with Jim Anderson, Erin Eichenberger Newman, Diego Navarro, Dan Rosenson and Kathy Runyan
June 2 – 7, 2017
“….what makes Quakerism a radical faith, is that it is more than one expression or concept. It is a dynamic center made up of paradoxical understandings to be held in creative tension, and always with humility and openness to the Spirit that is beyond our full understanding.”
-Marty Walton, Bill Taber, Frances Irene Taber, Discovering the Center of Quakerism, FJ 07/92
What makes us Quakers? An inner experience? A common history? A searching? A finding? How, in our journey toward truth, do we discover a place to stand, a way to be, a next step to take? Still Point and the Moving Edge is a five-day gathering where we will embrace and explore the tensions of our Quaker faith. We will ask: is our faith determined by where we ground ourselves or by where that grounding leads us? Is it particular specific beliefs or openness to varying faiths? Participating in spiritual community or growing through individual practice? Or is it the very tensions in our Religious Society that allow us to feel what holds us together, who we are as Friends?
In these days together we will ask ourselves what of our tradition is living or can be awakened, and what it may be time to lay aside. We will ask ourselves what in new forms and directions is fresh with possibility, and what abandons or distorts what we have found to be true. Through worship, activities, study, and small-group sharing we will investigate our practices, values, experience, heritage, and future. Quakers new and seasoned, involved and estranged, are welcome to join and seek how our lives fit into the Religious Society of Friends and how the Society fits into our lives.
ABOUT THE WORKSHOP FACILITATORS:
Dan Rosenson began regularly attending Multnomah Monthly Meeting when he moved from New Hampshire to Portland, Oregon in 2014. After working for several years as a bicycle mechanic, Dan decided to focus full-time on his interest in religion. Now a student, Dan hopes to share his enthusiasm for the world’s faith traditions as an educator after completing his degree.
Diego Navarro, is a member of Santa Cruz Friends Meeting, and grew up in Claremont Friends Meeting. He benefited greatly from participating in PYM’s youth programs. He has developed and conducted workshops on leadings, drawing in part from his twelve years following a leading to develop a transformative program for at-risk and under-prepared students. Diego currently serves as the presiding clerk of Pacific Yearly Meeting.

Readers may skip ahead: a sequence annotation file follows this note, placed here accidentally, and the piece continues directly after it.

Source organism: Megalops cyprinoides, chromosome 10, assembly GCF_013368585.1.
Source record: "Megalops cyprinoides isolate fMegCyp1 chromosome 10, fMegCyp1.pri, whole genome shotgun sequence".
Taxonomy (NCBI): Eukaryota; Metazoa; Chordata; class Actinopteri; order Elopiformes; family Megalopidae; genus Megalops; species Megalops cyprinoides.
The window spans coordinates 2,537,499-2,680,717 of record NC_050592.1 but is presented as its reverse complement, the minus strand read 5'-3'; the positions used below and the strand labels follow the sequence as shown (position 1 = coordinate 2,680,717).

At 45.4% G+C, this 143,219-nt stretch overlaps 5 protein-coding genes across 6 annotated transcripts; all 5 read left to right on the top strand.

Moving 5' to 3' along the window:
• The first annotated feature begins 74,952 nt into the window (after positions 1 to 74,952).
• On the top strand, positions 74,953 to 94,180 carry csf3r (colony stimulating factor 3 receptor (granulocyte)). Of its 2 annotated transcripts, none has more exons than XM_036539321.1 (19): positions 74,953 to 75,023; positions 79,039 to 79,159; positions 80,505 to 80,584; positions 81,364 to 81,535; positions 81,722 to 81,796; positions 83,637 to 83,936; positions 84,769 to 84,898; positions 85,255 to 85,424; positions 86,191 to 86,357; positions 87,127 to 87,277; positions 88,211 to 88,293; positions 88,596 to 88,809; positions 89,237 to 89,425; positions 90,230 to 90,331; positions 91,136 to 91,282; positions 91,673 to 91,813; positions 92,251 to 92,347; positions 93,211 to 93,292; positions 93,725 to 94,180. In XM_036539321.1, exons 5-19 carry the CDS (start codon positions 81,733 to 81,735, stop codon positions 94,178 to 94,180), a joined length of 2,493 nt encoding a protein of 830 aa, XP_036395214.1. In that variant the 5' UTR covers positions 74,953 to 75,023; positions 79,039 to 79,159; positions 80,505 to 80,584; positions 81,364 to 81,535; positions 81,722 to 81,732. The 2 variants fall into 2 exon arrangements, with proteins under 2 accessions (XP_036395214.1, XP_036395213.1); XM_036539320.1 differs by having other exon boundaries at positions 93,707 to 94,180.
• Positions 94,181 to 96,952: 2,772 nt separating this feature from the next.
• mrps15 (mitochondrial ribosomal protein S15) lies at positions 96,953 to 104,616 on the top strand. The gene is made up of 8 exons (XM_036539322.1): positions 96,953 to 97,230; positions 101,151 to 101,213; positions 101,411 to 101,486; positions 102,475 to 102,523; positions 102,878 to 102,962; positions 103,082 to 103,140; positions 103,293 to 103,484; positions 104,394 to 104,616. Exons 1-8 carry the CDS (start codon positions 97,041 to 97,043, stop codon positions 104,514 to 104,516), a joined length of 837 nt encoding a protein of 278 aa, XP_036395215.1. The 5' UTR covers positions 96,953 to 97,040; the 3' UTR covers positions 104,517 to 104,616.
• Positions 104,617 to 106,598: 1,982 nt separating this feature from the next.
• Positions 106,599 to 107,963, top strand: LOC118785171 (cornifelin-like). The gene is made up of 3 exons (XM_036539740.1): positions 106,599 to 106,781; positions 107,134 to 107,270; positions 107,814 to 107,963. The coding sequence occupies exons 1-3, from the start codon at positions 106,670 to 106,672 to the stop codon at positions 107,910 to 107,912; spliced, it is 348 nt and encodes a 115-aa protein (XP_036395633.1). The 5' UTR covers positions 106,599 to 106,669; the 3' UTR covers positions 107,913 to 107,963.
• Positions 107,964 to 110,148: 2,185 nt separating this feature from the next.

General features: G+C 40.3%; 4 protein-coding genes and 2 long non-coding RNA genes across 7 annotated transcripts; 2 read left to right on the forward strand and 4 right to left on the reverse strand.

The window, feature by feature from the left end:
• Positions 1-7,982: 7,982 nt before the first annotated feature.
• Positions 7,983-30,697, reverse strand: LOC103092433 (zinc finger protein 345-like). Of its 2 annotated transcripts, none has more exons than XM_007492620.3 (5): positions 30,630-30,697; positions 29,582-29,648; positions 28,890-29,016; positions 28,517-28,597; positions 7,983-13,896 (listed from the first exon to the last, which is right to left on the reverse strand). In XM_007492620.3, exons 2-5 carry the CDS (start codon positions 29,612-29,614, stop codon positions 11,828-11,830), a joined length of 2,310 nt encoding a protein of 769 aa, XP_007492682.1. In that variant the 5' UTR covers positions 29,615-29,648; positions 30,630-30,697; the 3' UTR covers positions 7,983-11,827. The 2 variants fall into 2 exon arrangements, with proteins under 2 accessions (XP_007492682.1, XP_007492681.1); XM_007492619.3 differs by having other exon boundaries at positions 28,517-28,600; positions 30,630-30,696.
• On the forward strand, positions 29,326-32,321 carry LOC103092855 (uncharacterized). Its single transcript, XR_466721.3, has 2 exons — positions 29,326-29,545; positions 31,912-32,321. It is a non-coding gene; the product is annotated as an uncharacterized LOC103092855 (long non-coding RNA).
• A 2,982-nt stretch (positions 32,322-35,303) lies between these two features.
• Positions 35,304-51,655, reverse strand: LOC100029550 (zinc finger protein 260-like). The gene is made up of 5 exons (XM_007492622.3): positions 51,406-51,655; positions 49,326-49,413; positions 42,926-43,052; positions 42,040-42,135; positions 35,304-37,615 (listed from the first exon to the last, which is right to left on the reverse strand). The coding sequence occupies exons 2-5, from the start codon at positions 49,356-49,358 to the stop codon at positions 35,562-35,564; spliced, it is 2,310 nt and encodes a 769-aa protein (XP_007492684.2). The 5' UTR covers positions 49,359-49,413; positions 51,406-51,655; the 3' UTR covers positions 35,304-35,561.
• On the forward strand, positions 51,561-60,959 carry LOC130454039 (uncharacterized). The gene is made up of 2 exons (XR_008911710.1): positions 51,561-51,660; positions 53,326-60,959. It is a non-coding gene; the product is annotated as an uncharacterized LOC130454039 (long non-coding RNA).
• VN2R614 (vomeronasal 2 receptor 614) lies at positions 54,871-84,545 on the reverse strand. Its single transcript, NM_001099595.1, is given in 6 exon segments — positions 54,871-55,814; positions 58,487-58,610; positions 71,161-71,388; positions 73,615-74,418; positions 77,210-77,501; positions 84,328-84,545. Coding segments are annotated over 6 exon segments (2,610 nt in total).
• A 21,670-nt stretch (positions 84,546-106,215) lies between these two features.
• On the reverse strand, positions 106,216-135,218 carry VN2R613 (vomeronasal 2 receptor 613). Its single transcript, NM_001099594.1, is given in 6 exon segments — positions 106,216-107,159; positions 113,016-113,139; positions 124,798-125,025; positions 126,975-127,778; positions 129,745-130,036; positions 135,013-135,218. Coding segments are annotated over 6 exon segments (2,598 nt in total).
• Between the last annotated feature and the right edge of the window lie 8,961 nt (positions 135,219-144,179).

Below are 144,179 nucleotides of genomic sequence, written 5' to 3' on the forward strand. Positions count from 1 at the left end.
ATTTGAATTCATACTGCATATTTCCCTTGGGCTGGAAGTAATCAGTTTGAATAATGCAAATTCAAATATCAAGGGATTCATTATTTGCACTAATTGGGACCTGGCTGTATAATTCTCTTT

Erin Eichenberger Newman grew up an Evangelical Friend in Newberg, Oregon, attended Earlham College, then spent half a decade away from Quakers. In 2010, she went to East West College of the Healing Arts and encountered the Spirit of the Living God while practicing Craniosacral Massage with classmates. She then began attending Multnomah Monthly Meeting and now worships with unprogrammed Friends while maintaining close kinships with dear ones in the Evangelical tradition. She is a licensed massage therapist and yoga practitioner.
Jim Anderson joined the Society of Friends in 1980 while teaching in Hong Kong. He has been active among west coast Friends since that time, while teaching comparative religion at the state university in Chico. Recently he has felt called to work with Friends eager to rebuild and revitalize Quakerism— through study, restructuring, active witness, and patterns of daily living.
Kathy Runyan began attending Quaker meeting in 1995 and quickly got involved teaching First Day School and in the CPQM Children’s Program. She became a member of Chico Friends Meeting in 2001. After homeschooling her children for eight years, she began working for the Woolman Semester in 2003. She and her husband, Bob, became the Co-Directors of Quaker Center in 2011 after feeling called to the work of nourishing the spiritual lives of Friends and helping to revitalize Quakerism in the west. She is now a member of Santa Cruz Meeting.